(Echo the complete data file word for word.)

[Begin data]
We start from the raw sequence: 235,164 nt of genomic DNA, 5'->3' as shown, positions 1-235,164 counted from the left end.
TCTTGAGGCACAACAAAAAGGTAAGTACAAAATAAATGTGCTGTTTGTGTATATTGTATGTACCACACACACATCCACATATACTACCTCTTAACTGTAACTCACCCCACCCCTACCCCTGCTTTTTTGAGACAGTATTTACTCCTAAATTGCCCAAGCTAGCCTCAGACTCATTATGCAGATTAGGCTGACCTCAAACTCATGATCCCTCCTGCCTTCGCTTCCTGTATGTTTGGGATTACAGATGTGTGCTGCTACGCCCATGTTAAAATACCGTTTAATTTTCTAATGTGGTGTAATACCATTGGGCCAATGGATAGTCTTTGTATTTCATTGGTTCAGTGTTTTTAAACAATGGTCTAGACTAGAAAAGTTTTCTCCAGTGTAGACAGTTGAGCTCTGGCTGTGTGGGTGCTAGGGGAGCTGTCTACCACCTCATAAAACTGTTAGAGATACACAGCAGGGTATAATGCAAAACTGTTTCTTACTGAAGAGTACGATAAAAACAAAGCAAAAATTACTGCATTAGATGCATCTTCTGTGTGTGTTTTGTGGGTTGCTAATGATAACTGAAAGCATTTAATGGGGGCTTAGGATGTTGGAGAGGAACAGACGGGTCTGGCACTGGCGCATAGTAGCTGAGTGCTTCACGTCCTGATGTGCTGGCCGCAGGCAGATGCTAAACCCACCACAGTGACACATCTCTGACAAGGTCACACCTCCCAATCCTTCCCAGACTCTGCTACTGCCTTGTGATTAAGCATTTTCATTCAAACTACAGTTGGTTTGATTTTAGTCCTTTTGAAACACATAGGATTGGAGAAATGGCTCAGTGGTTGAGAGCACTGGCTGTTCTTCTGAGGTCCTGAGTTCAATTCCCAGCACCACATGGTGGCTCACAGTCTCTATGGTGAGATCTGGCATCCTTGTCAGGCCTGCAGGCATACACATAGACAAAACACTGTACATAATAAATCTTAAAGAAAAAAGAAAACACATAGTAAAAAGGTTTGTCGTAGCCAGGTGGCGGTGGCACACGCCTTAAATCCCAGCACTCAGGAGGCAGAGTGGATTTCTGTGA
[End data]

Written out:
We start from the raw sequence: 235,164 nt of genomic DNA, 5'->3' as shown, positions 1-235,164 counted from the left end.
TCTTGAGGCACAACAAAAAGGTAAGTACAAAATAAATGTGCTGTTTGTGTATATTGTATGTACCACACACACATCCACATATACTACCTCTTAACTGTAACTCACCCCACCCCTACCCCTGCTTTTTTGAGACAGTATTTACTCCTAAATTGCCCAAGCTAGCCTCAGACTCATTATGCAGATTAGGCTGACCTCAAACTCATGATCCCTCCTGCCTTCGCTTCCTGTATGTTTGGGATTACAGATGTGTGCTGCTACGCCCATGTTAAAATACCGTTTAATTTTCTAATGTGGTGTAATACCATTGGGCCAATGGATAGTCTTTGTATTTCATTGGTTCAGTGTTTTTAAACAATGGTCTAGACTAGAAAAGTTTTCTCCAGTGTAGACAGTTGAGCTCTGGCTGTGTGGGTGCTAGGGGAGCTGTCTACCACCTCATAAAACTGTTAGAGATACACAGCAGGGTATAATGCAAAACTGTTTCTTACTGAAGAGTACGATAAAAACAAAGCAAAAATTACTGCATTAGATGCATCTTCTGTGTGTGTTTTGTGGGTTGCTAATGATAACTGAAAGCATTTAATGGGGGCTTAGGATGTTGGAGAGGAACAGACGGGTCTGGCACTGGCGCATAGTAGCTGAGTGCTTCACGTCCTGATGTGCTGGCCGCAGGCAGATGCTAAACCCACCACAGTGACACATCTCTGACAAGGTCACACCTCCCAATCCTTCCCAGACTCTGCTACTGCCTTGTGATTAAGCATTTTCATTCAAACTACAGTTGGTTTGATTTTAGTCCTTTTGAAACACATAGGATTGGAGAAATGGCTCAGTGGTTGAGAGCACTGGCTGTTCTTCTGAGGTCCTGAGTTCAATTCCCAGCACCACATGGTGGCTCACAGTCTCTATGGTGAGATCTGGCATCCTTGTCAGGCCTGCAGGCATACACATAGACAAAACACTGTACATAATAAATCTTAAAGAAAAAAGAAAACACATAGTAAAAAGGTTTGTCGTAGCCAGGTGGCGGTGGCACACGCCTTAAATCCCAGCACTCAGGAGGCAGAGTGGATTTCTGTGA